By Angie Norbeck, Business Management Program Chair
Globe University-Minneapolis students in the Fraud Examination course got a glimpse into the world of retail fraud while visiting the downtown Minneapolis Target Store.
Guided by the store’s asset protection team leader, Scott Harris, the students were taken behind the scenes of the inner city store to see how a retailer addresses fraud. Harris began the store tour by explaining the roles he and his team play when they receive a tip or are notified of potentially fraudulent behavior.
The students were taken through the multi-step process the Target’s asset protection team takes to investigate both internal and external subjects.
Harris shared with the class that Target experiences millions of dollars in shortage each year due to a variety of reasons including cash skimming, improper cash register procedures, fraudulent voids, product theft and much more. Students were introduced to the extensive security camera system including over 200 cameras throughout the store, as well as other fraud prevention methods such as locking display cases, locking peg hooks, spider wrap and EAS tags.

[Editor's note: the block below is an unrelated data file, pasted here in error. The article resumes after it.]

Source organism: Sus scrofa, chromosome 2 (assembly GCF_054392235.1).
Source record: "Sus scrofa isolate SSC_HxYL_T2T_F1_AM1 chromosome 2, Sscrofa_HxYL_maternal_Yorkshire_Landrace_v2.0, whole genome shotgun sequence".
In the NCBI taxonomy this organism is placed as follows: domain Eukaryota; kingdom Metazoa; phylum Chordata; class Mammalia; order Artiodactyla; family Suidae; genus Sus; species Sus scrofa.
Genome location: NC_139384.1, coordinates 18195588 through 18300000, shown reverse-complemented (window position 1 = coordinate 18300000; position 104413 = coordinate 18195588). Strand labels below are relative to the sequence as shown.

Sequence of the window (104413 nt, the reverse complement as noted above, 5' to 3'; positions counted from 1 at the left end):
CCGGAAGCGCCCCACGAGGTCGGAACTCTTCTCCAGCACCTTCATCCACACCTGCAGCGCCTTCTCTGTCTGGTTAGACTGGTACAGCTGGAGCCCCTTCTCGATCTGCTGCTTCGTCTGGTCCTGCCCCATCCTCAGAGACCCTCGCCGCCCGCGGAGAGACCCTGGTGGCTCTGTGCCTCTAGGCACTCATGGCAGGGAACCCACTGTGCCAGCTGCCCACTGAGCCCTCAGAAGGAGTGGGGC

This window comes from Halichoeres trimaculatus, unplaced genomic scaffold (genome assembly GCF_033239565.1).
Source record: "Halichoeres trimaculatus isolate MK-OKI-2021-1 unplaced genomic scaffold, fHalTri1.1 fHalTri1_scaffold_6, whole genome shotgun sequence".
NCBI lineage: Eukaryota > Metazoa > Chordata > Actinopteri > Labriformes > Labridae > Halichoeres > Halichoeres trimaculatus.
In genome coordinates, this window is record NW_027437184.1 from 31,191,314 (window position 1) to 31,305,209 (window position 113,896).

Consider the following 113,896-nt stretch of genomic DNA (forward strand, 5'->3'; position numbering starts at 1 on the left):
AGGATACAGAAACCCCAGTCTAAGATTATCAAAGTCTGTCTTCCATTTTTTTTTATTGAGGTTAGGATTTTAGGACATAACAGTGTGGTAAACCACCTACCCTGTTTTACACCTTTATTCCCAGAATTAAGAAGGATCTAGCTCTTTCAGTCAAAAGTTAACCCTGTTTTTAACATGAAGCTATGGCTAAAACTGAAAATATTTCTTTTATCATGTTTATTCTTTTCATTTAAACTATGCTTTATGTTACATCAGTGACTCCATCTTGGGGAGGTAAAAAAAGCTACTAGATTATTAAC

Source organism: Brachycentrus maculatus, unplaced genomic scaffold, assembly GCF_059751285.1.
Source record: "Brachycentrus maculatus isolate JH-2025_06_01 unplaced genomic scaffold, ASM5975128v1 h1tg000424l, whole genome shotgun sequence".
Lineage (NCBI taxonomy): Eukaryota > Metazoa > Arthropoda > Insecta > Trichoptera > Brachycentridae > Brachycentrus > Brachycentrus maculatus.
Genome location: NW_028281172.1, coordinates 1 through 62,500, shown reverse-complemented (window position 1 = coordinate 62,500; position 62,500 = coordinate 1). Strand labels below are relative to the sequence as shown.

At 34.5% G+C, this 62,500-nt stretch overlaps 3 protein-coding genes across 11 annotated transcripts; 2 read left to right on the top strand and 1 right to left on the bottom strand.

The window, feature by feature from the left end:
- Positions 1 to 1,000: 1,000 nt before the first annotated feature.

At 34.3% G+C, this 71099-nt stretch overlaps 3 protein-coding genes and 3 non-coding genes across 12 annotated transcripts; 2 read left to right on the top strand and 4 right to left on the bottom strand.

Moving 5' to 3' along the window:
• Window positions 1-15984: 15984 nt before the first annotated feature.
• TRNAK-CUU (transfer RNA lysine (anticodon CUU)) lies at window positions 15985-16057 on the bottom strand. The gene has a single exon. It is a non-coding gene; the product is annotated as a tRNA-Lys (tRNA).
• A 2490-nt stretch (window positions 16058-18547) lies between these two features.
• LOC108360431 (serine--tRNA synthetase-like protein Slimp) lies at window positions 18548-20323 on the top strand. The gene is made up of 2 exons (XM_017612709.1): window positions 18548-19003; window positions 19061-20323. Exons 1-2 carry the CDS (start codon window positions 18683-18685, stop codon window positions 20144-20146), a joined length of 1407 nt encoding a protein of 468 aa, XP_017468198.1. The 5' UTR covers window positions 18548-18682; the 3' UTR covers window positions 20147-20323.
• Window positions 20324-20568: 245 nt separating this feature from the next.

Harris shared with students what his team considers to be red flags including suspicious behaviors of the subject such as continuously looking around, pacing back and forth around an area where high theft merchandise is located, spending hours inside the store without making a purchase, approaching a register that is not staffed, and spending time in an area of the store that is consider to have low traffic.
“I found it to be highly informational on how they use technology to catch and prove a subject’s theft,” student Ieshia Dabbs said. Harris explained to the students that from the employee’s first day, they are communicated to about the asset protection team, how they can help deter theft through guest service, and ways they can report fraud tips.
“This was a great example for the students to see how what they are learning in the classroom ties directly to career-minded practical applications,” said Angie Norbeck, business management program chair.